A New Roof for God’s House!
During 2017 we began to experience membrane roof leaks with greater frequency. The PVC-membrane roofing material was only 15 years old, but that particular type of single-ply roof membrane has a typical life of only 15 years. We knew that a roof replacement project would be very expensive, so we began to pray and remind God that His hurting, homeless and hungry Poor need a dry shelter. We asked God for His favor for a new roof.
In addition to seeking the Lord’s favor, we prayed over the funding necessary to accomplish such a big, bold and critical need. Three years later, in year 2020, we had collected the funding needed for a complete roof replacement. With the help of several local foundations and individuals, we finally reached our goal of $250,000! The final funding arrived just in time, because the leaks had become a major challenge!
With a task this big, installing a new roof is not as simple as tearing off an old membrane and installing a new one. The old membrane was installed on the flat roof without insulation. Complicating the job even more were the 13 HVAC condensing units on the roof – along with other roof-mounted equipment. The HVAC units were simply resting on old, wooden 4 X 4 timbers that were rotting in place. A roof-mounted electrical panel fed this rooftop equipment, meaning that we had electrical conduit running across the roof surface.
The electrical conduit was a PVC type which doesn’t fare well in sunlight. The conduit was also resting on rotted timbers. In addition, we needed to install energy-saving insulation, which meant that all the roof mounted equipment had to be elevated 8-10 inches, so that insulation could be placed beneath it. To top it off, we needed to place the condensing units back on the new roof membrane. That required a suitable mounting mechanism that could lift the heavy HVAC equipment.
The Christian Shelter assembled a terrific team of experts to accomplish this project. The team included:
Gipe Associates, a mechanical engineering firm located in Easton, Maryland. They were hired to document the existing conditions on the roof and make recommendations for handling the mechanical and electrical needs of the existing equipment once the new roof was installed. The company’s engineers worked with Tecta America, our roofing contractor, to develop a plan to both elevate the condensing units, and efficiently handle the electrical conduit and refrigerant piping.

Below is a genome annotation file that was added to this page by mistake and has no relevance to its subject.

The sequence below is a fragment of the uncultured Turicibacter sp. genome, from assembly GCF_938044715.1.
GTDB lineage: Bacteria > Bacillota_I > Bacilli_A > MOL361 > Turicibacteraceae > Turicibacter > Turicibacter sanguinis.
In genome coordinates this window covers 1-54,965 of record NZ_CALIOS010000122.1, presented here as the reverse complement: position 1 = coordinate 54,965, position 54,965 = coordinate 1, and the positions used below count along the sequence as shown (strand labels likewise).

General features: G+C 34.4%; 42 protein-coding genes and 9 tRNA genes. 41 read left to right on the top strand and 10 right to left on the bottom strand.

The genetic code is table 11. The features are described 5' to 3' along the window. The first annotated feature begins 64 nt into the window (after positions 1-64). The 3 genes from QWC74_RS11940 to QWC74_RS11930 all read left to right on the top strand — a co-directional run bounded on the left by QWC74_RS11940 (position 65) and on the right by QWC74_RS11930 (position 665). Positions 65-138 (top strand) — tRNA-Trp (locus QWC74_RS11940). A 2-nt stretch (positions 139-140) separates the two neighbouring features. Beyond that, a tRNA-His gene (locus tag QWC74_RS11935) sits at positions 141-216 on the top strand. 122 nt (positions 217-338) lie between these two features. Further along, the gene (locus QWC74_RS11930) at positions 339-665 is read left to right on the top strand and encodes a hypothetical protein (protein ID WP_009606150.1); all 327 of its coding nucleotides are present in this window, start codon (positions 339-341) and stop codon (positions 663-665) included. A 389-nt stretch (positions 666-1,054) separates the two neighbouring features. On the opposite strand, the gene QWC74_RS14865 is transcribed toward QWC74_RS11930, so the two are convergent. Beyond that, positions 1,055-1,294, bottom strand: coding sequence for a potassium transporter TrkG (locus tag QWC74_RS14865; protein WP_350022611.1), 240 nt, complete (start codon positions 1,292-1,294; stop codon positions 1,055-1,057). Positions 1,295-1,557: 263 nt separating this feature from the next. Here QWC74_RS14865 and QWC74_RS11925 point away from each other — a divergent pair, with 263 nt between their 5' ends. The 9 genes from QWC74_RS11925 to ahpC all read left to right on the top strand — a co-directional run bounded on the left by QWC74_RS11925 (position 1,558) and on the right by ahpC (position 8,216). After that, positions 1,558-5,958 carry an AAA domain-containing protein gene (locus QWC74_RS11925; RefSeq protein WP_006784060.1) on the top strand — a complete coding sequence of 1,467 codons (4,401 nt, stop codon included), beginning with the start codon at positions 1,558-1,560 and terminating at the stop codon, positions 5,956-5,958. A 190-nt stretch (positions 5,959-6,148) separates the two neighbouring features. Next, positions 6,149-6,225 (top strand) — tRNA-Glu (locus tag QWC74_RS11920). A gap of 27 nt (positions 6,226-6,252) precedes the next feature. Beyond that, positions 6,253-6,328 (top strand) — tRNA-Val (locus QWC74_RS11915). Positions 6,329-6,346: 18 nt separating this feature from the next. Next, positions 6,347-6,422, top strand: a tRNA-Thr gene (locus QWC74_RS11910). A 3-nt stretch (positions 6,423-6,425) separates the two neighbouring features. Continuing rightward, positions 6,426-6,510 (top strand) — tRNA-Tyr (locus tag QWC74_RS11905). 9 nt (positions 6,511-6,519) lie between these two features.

Tecta America, our roofing contractor, installed a series of long, elevated aluminum rails to support the condensing units. This allowed the new roof to be installed below the units, and make future equipment servicing easier and more efficient. Tecta America also installed a series of large “vaults,” strategically located between multiple HVAC condensing units, to serve as a pathway for refrigerant piping and electrical conduits.
Triple J Electric installed a new 200-ampere electrical panel on the second floor of the Christian Shelter building and installed conduits to feed the thirteen condensing units on the roof. These conduits exited second floor space through the ceiling and led into the new vaults. Once at roof equipment level the electrical conduits came out of the roof vaults horizontally, in a watertight fashion, to connect with each of the condensing units.
Real HVAC Services served us well by relocating the roof’s refrigerant pipes from the rooftop to interior space beneath the second floor’s ceiling. The refrigerant pipes rose through the new vaults on the roof level and then routed horizontally to the condensing units in a water-tight fashion. Real HVAC Services also installed non-penetrating pipe supports for both the refrigerant pipes and the electrical conduits at the few locations where it was necessary. Servicing HVAC equipment in the future will be greatly enhanced by this new arrangement.
We are blessed to have this new roof which carries a 25-year warranty on materials and labor. The new R-30 insulation will also pay dividends to the Shelter for years to come by reducing our energy bills. We want to thank the following foundations and individual donors who made this roof replacement possible through their financial contributions:
- Individual donors:
- Kimberly Ha
- Ed Wilgus
- Susan Wilgus Murphy
- Several Anonymous Donors
- The Community Foundation of the Eastern Shore
- The Henson Foundation
- The Humphreys Foundation
- The Perdue Foundation
- Mustard Seed Foundation
- A foundation which wishes to remain anonymous
Thanks be to God for His work through the companies, foundations and individuals which made the new roof possible. We are blessed. A generation of poor, hurting, hungry and homeless families will have a shelter that is dry and safe. What a blessing! Our God is faithful.